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Ireland Opportunity & Riversmith Rack

Updated: May 3

It's been an unusally wet spring here in Fishing Creek. We seem to be inindated with high water but luckily no flooding. Hendrickson & Blue Quill hatches have been some of the best we've seen in years so we're very optimistic about the rest of this month and May and looking forward to some good dry fly fishing.

I had two things I wanted to share with you today. The first being an opening that came about for my upcoming trip to Ireland in June. We have a rod available on our departure for June 15-22. This is a fun trip for anglers and non-anglers, each having their own guide every day. Anglers will fish for trout. Non-anglers will tour the local sites with an exciting to-do list each day. Famous rivers, lovely inns, and country guest homes. Guaranteed fun days for all.

Check out the itinerary here

The second thing I wanted to share with you is something I just found and couldn't keep to myself. Here are my thoughts on the RiverSmith Rack.



Sometimes I must admit to being a slow learner. For more years than I can count I have tried to invent the perfect rod rack for my truck or my Land Rover. I have tried inside hanging racks applied to my side windows with suction cups which when cold weather came would fall off, then it was reinvented canoe racks on my roof. I covered the racks with foam and attached the fully strung up rods with bungee cords. Then it was a ski type rack that closed securely on the rods but often if you weren’t careful, you flattened a snake guide. On dusty days the rods and reels were covered with dirt, I once broke a rod because I didn’t realize a low hanging branch got caught in the rod rack and then I tried the magnetic rod holders which didn’t work on my Land Rover with an aluminum body. They were sort of ok on our Toyota truck until someone stole them at a local restaurant.


Being a fishing guide for more than forty years I hate having to take down rods to move from one location to another hence the need for a sensible way to safely keep the rods together. Then a friend Jared Staskiel showed up stream side with a long black tube attached to the roof of his Land Rover Defender. I had noticed this kind of rod rack on other trucks both here in the east and on rivers in the American West but never gave them much thought. But with Jared's Defender I had the opportunity to get a firsthand look. He went on about how much he liked the rod racks and convinced me to take this a step further.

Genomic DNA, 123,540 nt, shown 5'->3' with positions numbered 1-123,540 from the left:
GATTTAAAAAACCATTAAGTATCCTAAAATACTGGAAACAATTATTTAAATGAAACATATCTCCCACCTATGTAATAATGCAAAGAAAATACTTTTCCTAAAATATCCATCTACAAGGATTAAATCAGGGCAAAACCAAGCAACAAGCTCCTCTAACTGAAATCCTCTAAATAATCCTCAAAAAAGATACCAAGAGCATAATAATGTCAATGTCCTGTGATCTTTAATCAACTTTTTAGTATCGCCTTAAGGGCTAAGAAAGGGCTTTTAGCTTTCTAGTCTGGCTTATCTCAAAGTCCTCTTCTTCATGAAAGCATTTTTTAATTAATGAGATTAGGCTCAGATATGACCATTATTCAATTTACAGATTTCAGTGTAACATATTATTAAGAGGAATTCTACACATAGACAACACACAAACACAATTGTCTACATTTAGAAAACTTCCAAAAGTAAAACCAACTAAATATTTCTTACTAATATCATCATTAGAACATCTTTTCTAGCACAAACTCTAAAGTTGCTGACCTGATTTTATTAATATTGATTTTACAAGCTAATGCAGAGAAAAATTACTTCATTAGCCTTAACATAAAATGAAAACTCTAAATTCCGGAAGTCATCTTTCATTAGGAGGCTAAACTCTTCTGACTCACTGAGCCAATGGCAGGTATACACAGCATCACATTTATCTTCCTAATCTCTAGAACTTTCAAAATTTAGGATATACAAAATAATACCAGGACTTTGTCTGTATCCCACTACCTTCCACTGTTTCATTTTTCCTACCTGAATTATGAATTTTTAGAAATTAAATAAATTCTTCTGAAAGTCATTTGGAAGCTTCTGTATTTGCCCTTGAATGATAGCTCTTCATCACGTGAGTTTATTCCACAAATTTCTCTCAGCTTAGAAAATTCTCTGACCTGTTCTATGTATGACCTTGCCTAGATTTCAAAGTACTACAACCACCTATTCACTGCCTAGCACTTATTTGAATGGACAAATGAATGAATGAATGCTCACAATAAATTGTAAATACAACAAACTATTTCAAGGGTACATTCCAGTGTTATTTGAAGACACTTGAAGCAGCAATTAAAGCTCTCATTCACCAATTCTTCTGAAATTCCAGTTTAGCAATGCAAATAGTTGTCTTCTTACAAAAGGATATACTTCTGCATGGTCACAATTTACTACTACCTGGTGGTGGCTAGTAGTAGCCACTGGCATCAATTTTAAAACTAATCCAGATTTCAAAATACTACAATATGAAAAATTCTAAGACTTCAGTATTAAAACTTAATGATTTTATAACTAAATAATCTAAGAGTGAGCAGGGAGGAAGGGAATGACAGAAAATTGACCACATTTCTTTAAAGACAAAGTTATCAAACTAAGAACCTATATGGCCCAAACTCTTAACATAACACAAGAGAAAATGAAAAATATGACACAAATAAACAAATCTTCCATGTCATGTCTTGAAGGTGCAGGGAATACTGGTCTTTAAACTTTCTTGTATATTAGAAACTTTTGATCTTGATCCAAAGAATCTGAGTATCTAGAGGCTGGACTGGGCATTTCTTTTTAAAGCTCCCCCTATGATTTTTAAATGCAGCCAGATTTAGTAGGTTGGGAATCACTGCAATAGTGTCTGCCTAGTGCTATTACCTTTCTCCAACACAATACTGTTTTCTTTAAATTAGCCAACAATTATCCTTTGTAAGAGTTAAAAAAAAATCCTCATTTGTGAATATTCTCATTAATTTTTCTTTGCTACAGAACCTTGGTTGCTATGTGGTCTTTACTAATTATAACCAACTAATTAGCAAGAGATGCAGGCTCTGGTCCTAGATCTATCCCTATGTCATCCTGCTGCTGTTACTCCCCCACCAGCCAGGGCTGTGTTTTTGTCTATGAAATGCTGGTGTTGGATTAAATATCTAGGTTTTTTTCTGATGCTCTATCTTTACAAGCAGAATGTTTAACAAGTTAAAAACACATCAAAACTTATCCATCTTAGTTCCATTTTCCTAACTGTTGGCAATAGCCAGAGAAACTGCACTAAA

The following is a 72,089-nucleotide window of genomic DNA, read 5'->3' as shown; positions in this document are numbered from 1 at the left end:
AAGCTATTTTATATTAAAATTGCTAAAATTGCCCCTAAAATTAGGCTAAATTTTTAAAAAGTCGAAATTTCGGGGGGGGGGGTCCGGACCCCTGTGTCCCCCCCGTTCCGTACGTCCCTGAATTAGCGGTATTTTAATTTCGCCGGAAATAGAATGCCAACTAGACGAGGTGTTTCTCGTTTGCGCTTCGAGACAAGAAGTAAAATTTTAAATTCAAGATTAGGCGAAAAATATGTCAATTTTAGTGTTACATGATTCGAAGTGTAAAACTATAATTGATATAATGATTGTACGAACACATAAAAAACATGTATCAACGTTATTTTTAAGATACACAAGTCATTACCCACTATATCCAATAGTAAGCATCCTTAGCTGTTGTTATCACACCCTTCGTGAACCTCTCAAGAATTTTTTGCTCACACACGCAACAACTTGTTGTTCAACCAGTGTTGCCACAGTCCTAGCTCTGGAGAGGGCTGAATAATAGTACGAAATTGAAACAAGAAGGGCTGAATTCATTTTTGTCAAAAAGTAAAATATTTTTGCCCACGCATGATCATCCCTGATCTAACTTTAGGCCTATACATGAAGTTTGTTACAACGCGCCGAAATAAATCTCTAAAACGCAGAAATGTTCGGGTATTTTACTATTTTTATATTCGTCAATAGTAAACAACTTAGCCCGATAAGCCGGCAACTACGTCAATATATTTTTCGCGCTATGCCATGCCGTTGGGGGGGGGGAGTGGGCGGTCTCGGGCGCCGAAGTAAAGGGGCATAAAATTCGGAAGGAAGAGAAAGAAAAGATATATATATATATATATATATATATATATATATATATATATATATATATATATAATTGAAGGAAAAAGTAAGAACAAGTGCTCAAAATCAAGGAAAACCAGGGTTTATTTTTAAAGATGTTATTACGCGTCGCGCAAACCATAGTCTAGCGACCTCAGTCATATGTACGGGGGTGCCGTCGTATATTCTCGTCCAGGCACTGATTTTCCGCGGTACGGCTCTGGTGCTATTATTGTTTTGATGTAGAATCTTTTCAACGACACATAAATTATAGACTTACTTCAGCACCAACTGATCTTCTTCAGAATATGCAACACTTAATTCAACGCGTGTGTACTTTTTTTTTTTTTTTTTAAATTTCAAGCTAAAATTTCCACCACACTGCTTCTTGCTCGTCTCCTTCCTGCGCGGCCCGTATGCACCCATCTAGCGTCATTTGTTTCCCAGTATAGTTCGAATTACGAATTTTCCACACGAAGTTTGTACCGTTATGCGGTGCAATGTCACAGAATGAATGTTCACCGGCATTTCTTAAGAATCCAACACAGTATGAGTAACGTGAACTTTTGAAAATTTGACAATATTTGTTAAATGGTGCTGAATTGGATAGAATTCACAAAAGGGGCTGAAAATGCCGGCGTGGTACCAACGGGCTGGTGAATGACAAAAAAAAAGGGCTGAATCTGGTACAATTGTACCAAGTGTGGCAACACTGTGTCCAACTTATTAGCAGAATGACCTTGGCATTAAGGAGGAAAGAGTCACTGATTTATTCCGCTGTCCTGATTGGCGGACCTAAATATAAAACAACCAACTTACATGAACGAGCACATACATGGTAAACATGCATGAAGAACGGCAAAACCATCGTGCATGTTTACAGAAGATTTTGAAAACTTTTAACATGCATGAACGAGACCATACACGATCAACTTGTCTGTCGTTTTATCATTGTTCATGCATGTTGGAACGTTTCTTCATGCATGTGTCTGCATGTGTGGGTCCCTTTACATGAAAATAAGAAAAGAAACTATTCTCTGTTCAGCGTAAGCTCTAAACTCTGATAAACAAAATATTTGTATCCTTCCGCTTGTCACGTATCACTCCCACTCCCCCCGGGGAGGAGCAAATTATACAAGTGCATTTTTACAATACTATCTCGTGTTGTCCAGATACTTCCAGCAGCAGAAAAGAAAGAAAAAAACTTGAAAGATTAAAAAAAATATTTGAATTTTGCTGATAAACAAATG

I went online and found a number of manufacturers of this kind of rack but  Riversmith  stood out and I looked at their pro staff and found some heavy hitters in our industry who gave some great testimonials in favor of the River Quiver rod racks. So, I contacted the company and was pleasantly surprised about their response with enthusiasm and willingness with helpful information. This kind of service is unfortunately disappearing from our society. So, I was immediately sold on RiverSmith and I have to tell you the rack showed up in just a few days, was easy to put together and is more than a solid peace of gear. There are several options, but I chose a two-compartment rack that is easily accessible, locks and has a quick release so I can easily move it to my Land Rovers roof. After using it for the last month I feel foolish for not having one before this. Honestly it answers all of my needs for transporting my clients’ rods safely from one location to another. On a scale of one to ten the River Quiver with its workmanship and easy to use design plus the help from the people at River Quiver it rates a twelve with me.


For more information contact River Smith at or call 1-888-795-1483

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